The UV FEL project was approved for $2,836k for a performance period from September 2001 to September 30, 2002. Efforts were initiated in October with the official project start toward the project deliverables: (1) design of the optical cavity system; (2) design of the UV FEL electron beam and optical transport systems, and (3) production of harmonically generated UV light. Initial program expenditures were directed toward accomplishment of these objectives. Actual charges of $44k were accrued through January for a total accrued costs of $76k since project start. Work scheduled for January was $73k for a total of $261k for the UV project to date, work performed for January was $88k for a total of $276k for the UV project to date, which results in 9% scheduled vs. 10% performed for the UV project. At present the cost variance for the UV project is $200k and the schedule variance is $15k. The program is on track to meet the statement of work requirements on schedule and within the available budget.
WBS 3 (Beam Physics):
Analysis of magnet modeling results continues. 2F and 5F diagnostics configurations were evaluated and appear acceptable. PARMELA simulations are being extended by Hernandez through the linac to provide input to CSR analysis of the IR/UV transport. A report on the latter by R. Li illustrated the intriguing (and very timely) effects of density modulations in the bunch.
Work has started on a skeletal machine commissioning plan. In support of this, an update of the IR Demo Excel machine model was initiated. A few hours of software support for this was provided as a courtesy by an external software consultant; this work may eventually allow definition of the spreadsheet input using via Access databases (i.e., the "right" way) with a significant improvement in model flexibility in the long term.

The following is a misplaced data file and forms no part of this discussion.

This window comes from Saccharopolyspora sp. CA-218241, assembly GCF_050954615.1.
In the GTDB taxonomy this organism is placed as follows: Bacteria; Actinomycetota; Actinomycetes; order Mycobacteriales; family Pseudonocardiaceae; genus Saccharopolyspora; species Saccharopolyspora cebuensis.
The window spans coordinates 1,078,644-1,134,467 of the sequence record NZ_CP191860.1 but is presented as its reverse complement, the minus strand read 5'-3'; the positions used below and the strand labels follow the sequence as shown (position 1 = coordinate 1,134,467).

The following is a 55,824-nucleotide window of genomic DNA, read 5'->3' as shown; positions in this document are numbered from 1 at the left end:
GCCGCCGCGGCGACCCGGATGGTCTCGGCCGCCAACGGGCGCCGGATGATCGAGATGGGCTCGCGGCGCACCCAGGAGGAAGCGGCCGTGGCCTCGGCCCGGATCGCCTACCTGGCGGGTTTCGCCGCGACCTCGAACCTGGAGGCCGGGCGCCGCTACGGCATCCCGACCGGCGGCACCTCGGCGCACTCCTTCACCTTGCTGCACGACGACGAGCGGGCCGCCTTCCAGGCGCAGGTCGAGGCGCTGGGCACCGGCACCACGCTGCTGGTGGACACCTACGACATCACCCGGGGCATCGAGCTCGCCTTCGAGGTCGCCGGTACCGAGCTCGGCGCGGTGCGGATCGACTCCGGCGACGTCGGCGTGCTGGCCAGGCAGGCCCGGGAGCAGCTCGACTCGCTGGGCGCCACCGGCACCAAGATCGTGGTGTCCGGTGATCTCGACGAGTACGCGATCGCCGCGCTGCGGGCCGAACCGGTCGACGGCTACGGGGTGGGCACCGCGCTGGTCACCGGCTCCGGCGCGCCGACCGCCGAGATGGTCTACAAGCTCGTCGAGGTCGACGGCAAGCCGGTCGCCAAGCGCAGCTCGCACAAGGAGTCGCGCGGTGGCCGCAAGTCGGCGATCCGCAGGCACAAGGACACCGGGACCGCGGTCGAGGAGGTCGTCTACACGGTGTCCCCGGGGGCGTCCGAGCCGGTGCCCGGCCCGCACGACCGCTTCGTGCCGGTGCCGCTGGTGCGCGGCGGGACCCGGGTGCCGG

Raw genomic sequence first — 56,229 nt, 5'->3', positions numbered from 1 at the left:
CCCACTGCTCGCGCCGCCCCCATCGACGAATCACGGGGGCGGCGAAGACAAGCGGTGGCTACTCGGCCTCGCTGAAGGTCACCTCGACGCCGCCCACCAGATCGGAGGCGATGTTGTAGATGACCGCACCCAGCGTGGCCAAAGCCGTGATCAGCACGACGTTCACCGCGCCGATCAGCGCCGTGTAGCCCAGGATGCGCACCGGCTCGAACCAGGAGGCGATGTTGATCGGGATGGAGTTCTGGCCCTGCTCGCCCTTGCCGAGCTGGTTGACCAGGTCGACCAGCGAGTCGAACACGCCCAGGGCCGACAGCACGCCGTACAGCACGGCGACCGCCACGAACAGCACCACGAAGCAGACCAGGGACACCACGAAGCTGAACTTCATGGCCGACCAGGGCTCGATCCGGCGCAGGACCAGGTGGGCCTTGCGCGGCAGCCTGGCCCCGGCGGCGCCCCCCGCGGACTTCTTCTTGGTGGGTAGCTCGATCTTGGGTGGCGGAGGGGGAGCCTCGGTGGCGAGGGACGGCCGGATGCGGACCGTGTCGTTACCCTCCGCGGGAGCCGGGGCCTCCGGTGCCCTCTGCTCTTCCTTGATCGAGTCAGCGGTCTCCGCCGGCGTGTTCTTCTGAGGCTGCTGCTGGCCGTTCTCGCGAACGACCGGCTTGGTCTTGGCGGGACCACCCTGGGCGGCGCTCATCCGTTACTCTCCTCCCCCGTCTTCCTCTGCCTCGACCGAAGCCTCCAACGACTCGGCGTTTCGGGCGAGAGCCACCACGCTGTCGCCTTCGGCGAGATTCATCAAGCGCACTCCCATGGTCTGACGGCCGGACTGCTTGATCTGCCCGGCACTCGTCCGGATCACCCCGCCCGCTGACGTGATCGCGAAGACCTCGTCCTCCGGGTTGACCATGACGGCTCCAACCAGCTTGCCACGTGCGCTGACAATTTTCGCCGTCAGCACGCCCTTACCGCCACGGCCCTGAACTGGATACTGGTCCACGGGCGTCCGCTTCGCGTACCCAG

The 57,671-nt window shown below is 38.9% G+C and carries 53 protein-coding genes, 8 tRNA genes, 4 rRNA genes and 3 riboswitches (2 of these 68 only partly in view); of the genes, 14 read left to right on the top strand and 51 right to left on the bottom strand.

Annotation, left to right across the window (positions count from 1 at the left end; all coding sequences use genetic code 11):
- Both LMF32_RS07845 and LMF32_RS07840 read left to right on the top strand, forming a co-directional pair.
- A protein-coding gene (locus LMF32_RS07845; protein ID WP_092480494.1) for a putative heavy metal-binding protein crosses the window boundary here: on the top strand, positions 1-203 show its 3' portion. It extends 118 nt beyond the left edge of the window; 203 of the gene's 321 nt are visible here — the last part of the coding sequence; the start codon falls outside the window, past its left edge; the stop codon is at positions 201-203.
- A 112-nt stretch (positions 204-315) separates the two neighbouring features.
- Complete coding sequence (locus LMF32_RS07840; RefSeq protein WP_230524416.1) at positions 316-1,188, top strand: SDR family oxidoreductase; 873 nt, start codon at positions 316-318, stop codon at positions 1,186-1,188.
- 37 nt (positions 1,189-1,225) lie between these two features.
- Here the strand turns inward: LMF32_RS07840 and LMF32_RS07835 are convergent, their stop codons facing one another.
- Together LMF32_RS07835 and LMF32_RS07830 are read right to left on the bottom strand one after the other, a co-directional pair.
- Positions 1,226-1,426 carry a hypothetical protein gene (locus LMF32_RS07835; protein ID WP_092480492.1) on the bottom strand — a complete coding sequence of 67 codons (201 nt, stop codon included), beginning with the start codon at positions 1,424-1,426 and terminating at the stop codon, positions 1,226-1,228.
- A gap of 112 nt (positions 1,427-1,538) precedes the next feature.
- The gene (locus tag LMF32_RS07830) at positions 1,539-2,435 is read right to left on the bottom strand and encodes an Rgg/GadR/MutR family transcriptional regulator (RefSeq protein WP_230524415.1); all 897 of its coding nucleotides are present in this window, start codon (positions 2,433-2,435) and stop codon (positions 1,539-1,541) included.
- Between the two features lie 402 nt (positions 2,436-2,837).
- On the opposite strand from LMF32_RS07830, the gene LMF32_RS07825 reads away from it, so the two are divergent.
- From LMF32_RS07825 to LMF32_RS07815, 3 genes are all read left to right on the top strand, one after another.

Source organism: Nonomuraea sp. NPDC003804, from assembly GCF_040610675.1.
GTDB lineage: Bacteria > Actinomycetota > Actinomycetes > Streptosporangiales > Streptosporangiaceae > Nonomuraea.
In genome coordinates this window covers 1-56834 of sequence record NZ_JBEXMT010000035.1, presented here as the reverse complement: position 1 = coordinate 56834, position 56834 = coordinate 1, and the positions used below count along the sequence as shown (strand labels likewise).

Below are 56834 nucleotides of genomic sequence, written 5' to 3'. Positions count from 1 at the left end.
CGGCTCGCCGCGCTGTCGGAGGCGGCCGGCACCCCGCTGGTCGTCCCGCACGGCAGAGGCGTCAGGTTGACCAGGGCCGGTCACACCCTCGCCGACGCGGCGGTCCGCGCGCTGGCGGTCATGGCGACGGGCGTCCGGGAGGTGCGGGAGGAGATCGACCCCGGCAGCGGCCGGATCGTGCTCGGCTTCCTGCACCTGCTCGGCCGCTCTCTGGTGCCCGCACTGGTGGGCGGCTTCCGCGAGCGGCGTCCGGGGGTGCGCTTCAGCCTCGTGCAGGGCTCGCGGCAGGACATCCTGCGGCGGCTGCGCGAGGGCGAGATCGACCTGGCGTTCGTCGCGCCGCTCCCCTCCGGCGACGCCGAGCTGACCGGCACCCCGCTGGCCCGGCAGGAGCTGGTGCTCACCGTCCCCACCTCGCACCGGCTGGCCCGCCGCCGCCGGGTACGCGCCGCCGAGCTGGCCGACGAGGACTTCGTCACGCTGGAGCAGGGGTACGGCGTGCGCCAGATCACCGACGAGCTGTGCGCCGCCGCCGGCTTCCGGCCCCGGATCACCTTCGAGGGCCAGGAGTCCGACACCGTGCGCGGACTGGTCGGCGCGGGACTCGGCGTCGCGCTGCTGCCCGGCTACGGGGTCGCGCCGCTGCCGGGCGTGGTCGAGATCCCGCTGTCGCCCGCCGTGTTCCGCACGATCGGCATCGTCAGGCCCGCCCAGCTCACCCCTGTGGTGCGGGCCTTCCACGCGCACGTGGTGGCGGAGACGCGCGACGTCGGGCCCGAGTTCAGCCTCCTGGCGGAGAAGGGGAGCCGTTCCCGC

For example, should we be able to define the machine using Access and use Excel solely as a compute engine, we will benefit from the gazillion man-years worth of error trapping code provided by the Microsoft products, be in a position to use industry standard communication and record update methods in the model, and be able to rapidly switch between different machine setups without tracking multiple spreadsheet versions.
WBS 4 (Injector):
The gun chamber had its top and bottom flanges welded on and the spider locating groove is being machined. Tolerances on the gun stand drawings were loosened up and the package is back out for fabrication bids. The gun mounting ring was submitted to the shop for fabrication. W&M is running a test implant on a 3" diameter tube prior to implant of the cathode support tube. Solenoid mechanical modifications are being designed to facilitate placing correctors inside of the solenoid. The extractor cart drawings are ready for first review. The gun chamber was cleaned and is having its upstream and downstream tubes welded. The rear cross pieces for the gun were machined by the shop; cleaning and welding is still needed. A quote was received for vacuum firing/stress relieving the chamber.